Game Commission concedes Pennsylvania predators need to be studied
Right or wrong, many Pennsylvania hunters seem to be infuriated by the Game Commission reintroducing and carefully protecting predators in our state, such as fishers and bobcats.
Those animals were here in healthy numbers before human activities decimated their populations in the early 1900s – and most would argue they belong here – but many hunters hate them for killing deer fawns, turkeys and small game.
Furbearers highly valued for their pelts, bobcats, fishers and also reintroduced river otters are a new quarry for hunters and trappers. Still their predatory nature greatly annoys many.
And that’s understandable at a time when coyote and bear numbers are seen as so high that they are taking a toll on fawns and impacting deer numbers, and when protected avian predators such as red-tailed hawks are perceived to be gutting small-game populations.
Still the Game Commission has mostly ignored hunter angst about predators in recent years, so it was significant when Matt Lovallo, leader of the agency’s game mammals section, addressed “population changes among other predators” in a recent news release about the need for a study of predation on deer fawns
“Predator communities in Pennsylvania have changed during the past several decades due to increased coyote populations, fisher reintroductions and fishers dispersing in Pennsylvania from West Virginia,” Lovallo said. “Management programs for bobcats and fishers also have targeted conservative harvests, allowing for growth in those populations.”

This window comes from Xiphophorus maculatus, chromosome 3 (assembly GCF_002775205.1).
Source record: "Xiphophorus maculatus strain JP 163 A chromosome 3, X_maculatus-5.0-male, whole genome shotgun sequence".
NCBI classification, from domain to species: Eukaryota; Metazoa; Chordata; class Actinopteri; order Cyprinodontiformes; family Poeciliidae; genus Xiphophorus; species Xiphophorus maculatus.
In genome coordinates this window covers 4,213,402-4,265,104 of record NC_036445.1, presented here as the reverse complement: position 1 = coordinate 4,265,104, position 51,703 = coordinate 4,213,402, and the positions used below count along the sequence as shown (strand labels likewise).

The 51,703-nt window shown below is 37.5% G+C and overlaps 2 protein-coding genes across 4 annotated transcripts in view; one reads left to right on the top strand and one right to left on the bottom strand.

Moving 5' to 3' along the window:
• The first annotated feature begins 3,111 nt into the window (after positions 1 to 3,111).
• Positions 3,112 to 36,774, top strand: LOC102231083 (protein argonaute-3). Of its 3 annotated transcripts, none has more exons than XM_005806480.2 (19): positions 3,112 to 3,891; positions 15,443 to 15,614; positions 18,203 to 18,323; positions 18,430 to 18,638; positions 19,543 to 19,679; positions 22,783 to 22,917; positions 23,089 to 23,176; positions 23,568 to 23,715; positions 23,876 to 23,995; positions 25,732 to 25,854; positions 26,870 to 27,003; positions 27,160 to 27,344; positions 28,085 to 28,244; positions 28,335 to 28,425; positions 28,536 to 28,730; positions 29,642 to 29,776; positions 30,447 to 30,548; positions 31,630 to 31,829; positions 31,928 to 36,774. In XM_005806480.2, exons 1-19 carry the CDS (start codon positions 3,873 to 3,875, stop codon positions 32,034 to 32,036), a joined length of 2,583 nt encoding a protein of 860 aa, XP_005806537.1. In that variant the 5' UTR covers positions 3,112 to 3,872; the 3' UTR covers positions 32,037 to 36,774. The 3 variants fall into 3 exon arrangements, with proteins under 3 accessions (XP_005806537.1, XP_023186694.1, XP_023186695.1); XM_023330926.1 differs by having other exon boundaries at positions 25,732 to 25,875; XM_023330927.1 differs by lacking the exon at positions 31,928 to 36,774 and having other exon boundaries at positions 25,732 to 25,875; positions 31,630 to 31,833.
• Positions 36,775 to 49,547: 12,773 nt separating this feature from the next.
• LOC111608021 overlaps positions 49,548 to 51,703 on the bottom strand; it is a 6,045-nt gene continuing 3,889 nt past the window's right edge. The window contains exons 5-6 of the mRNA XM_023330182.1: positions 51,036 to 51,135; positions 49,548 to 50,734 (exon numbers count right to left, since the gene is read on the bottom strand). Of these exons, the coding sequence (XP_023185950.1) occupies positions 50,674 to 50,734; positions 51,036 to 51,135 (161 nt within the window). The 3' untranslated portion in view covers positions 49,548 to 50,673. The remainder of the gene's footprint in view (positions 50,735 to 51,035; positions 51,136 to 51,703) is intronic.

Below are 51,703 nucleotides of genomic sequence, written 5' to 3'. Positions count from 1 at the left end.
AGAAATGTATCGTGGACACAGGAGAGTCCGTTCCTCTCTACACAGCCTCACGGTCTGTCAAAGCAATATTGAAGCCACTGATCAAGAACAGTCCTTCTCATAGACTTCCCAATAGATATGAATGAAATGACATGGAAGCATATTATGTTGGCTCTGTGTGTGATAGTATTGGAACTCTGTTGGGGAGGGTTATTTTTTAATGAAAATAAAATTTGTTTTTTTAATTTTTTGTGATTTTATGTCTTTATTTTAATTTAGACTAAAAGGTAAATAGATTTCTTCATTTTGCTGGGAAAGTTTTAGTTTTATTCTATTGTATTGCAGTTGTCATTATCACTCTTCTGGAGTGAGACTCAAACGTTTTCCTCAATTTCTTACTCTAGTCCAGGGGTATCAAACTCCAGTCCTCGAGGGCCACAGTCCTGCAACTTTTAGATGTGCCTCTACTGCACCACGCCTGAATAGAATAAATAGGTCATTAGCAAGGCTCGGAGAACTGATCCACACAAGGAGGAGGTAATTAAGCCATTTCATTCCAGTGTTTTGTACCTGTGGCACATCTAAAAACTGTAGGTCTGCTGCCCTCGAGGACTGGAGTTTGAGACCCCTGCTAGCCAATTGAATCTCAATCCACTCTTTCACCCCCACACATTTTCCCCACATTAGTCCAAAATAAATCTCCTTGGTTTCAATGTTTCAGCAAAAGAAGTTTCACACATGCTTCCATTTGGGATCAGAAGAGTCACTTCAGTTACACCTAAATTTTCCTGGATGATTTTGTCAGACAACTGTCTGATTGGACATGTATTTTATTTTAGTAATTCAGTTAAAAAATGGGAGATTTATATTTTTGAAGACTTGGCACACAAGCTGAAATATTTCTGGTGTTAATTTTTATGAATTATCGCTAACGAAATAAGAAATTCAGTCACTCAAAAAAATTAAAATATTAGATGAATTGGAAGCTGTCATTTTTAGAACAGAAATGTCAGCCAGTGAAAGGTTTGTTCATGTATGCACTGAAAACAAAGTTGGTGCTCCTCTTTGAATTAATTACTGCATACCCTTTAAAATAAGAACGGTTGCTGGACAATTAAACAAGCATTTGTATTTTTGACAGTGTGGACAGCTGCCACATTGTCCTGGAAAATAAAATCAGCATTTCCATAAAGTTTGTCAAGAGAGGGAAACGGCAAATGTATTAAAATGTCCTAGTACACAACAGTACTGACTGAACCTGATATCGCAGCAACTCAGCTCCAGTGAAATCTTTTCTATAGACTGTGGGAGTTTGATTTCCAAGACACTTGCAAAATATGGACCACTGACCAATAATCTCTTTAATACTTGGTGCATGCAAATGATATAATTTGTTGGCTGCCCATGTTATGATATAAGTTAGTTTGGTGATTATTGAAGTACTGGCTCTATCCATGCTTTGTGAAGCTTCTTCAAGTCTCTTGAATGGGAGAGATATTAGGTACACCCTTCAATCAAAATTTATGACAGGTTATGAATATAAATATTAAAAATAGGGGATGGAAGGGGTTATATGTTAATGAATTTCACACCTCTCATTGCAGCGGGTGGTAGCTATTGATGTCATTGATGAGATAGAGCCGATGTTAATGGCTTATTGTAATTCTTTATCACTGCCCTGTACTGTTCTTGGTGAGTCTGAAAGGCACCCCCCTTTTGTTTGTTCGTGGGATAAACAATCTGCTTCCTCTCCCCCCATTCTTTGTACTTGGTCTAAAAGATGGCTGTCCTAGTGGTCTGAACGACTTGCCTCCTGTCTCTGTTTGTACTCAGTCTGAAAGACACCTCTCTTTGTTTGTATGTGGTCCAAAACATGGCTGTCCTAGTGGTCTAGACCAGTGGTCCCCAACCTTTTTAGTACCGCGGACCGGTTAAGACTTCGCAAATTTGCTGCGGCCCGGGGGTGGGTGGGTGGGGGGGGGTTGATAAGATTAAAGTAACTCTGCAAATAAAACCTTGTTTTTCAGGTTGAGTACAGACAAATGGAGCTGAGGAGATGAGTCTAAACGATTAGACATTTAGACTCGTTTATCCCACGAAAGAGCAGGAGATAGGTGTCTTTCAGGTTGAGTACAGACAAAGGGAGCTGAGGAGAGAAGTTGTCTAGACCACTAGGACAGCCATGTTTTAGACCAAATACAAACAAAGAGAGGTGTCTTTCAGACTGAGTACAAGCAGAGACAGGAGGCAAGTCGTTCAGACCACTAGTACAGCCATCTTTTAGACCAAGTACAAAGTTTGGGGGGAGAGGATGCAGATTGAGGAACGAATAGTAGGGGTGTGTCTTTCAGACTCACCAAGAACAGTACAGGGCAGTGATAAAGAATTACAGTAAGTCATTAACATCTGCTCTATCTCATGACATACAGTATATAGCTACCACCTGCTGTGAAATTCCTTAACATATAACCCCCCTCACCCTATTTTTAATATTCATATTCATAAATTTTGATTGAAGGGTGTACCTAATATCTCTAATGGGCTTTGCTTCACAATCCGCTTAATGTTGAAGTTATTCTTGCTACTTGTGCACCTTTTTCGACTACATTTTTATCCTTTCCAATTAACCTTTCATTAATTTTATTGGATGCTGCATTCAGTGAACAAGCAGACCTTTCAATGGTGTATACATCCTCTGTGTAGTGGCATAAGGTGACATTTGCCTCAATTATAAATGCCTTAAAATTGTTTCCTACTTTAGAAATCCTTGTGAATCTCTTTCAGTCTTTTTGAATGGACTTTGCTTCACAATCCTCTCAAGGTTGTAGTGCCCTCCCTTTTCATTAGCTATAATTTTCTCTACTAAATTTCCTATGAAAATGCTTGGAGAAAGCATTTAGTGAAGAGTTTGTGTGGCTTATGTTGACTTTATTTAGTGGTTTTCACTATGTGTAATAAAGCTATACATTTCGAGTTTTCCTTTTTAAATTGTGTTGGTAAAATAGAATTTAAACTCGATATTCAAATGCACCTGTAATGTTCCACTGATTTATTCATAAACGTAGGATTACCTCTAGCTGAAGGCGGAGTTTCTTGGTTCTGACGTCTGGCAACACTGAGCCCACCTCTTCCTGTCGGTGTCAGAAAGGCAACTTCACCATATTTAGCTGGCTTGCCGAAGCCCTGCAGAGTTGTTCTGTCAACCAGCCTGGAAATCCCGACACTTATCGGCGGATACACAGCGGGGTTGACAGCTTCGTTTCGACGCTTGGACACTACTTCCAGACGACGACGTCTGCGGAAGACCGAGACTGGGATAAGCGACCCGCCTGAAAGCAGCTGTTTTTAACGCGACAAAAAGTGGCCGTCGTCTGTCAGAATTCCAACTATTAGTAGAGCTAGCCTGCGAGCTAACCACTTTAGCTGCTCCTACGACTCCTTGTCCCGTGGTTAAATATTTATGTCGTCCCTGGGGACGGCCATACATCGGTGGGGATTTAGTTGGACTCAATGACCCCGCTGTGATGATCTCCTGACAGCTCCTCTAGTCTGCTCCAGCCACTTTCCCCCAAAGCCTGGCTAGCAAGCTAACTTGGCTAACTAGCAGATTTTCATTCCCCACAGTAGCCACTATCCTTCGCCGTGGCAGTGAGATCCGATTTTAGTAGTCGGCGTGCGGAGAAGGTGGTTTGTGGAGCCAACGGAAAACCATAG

Lovallo went on to say that Game Commission biologists (and biologists from other agencies) seek a better understanding of the “community structure and relative abundance of forest predators in several areas of the state to provide insight on how these species compete for and partition prey resources.”
It is worth noting that the predation study being launched this winter by the Game Commission was resisted by agency biologists – who as recently as October said it was not needed because fawn numbers in annual hunter harvests have remained stable. But game commissioners, led by Jay Delaney, of Luzerne County, and Dave Putnam, of Centre County, forced them to undertake the research.
As a result, Lovallo explained, biologists are now evaluating techniques to allow them to estimate abundance of bears, coyotes, bobcats and fishers.
Needed or not, this study of predation on fawns and of predator numbers will yield fascinating results. Now whether angry Keystone State deer hunters will believe them — that’s another story.